Not as perfect as I and II, but wraps it up nicely
mdtinney - wrote on 09/09/09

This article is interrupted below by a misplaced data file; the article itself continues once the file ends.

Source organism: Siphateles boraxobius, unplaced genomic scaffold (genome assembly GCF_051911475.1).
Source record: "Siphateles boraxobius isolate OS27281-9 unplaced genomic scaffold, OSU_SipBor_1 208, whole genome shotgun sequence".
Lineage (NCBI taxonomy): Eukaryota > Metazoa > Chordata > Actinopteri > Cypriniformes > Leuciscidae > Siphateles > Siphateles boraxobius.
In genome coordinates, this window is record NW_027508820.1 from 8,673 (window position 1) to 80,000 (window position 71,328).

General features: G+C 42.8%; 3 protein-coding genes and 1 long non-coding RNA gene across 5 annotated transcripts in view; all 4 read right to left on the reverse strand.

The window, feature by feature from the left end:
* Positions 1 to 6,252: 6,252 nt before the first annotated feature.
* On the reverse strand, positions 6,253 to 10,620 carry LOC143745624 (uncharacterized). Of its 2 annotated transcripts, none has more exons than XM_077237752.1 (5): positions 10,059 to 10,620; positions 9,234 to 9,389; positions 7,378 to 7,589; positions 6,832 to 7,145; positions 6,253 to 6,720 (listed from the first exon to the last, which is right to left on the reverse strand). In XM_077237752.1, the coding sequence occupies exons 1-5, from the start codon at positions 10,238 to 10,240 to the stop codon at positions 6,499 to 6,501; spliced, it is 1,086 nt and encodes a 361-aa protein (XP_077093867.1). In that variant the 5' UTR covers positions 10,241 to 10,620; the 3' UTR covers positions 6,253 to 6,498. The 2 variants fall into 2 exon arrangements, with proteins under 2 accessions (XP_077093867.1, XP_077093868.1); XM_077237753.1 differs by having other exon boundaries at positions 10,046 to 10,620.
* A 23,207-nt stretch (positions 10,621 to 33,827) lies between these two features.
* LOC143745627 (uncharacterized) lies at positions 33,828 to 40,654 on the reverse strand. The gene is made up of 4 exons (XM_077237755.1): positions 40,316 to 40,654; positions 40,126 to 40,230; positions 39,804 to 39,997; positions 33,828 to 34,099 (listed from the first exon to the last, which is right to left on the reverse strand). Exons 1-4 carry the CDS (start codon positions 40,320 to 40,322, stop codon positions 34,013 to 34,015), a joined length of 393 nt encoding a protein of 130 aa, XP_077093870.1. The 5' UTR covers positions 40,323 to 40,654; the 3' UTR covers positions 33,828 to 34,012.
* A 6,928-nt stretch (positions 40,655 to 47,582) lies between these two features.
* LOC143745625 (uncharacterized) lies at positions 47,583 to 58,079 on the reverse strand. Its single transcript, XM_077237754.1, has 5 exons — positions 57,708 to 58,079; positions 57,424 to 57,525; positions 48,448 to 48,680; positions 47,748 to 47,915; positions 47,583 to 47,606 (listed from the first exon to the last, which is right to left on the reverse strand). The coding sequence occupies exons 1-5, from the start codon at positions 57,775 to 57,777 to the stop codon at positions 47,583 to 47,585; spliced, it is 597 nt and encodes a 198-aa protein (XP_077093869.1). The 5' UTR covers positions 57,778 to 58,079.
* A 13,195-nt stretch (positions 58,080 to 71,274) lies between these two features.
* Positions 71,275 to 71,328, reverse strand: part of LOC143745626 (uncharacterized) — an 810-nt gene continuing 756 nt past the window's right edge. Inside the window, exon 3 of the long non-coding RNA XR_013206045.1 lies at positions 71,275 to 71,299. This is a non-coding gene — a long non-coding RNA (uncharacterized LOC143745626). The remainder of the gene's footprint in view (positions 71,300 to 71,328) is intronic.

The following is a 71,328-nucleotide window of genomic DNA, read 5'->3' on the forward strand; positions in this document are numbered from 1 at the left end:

Flawless like the first two Godfathers were? No. Worth your time watching? Definitely yes. In fact, this is the most intellectual of the Godfather movies; this movie must be watched carefully and intuitively to grasp the full meaning of the complex story told here by Coppola, which is one reason why so many viewers put it down. Okay, let me get the negatives out of the way. Sofia Coppola was not a good choice for Mary Corleone; she was stiff and nervous throughout. I do understand that she was not the first choice though (Winona Ryder and Julia Roberts were in line for casting but both turned it down), so this was not a total example of director boldly flaunting mediocrely-talented daughter in a movie. Also, the presence of Robert Duvall and his Tom Hagen character is sorely missed, replaced by a stale new consiglieri played by George Hamilton. But these complaints only scratch this movie on its otherwise fine surface. Al Pacino should've won Best Actor Oscar in 1990; his performance in this movie was easily one of his most phenomenal ever. Andy Garcia, as Sonny Corleone's illegitimate son Vincent Mancini, was also awesome, and if it wasn't for Joe Pesci's performance in Goodfellas that same year (which was marginally superior), Garcia would've won Best Supporting Actor hands down. Garcia mimicked Caan's mannerisms in a way that is sure to arouse a sense of familiarity. Diane Keaton, Talia Shire, Eli Wallach, and Joe Mantegna also all turned in top-notch performances, as usual. Surprisingly, Franc D'Ambrosio was adequate as Anthony Corleone, even though his purpose was to provide the operatic voice needed in the opera sequence. Warning: don't watch this movie until you've seen Part II; it starts with a spoiler to that one. And there may be minor spoilers ahead in this review. Then comes the party sequence, where viewers of the first two Godfathers will recognize the familiar faces, as well as notice the seeds of the intricate plot that lies ahead sown. Then comes into motion Michael Corleone's quest for redemption and legitimacy. Little does he know until later how past associates, corruption among his partners-to-be (including the Roman Catholic Church), other members of his family, and his own sins of the past will make his trail rockier. Several powerful moments are presented: forbidden relationships, near-death experiences, untimely deaths of friends, repairing of family bonds, and Michael Corleone's confession in the garden which almost brought tears to my eyes. Amidst this drama, as powerful as you'd expect from the Godfather series, there lies a sinister plot. Soon the many threads of this intricate and well-written story all come together in the climatic opera sequence, one of the greatest moments in film history and ranking among the baptism sequence from the first movie. The ending is shocking and tragic, and a fitting conclusion to the movie and the trilogy. The Godfather: Part III, though not perfect like I and II, still has a deep story, which is even more intricate than its predecessors and must be viewed intellectually, powerful scenes and sequences, and, for the most part, good acting. If you've avoided watching it due to other's negative comments, try watching it for yourself. If you didn't like it at first, look at it again, look past the minor faults, and pay attention to the intriguing plot. A great movie in it's own right.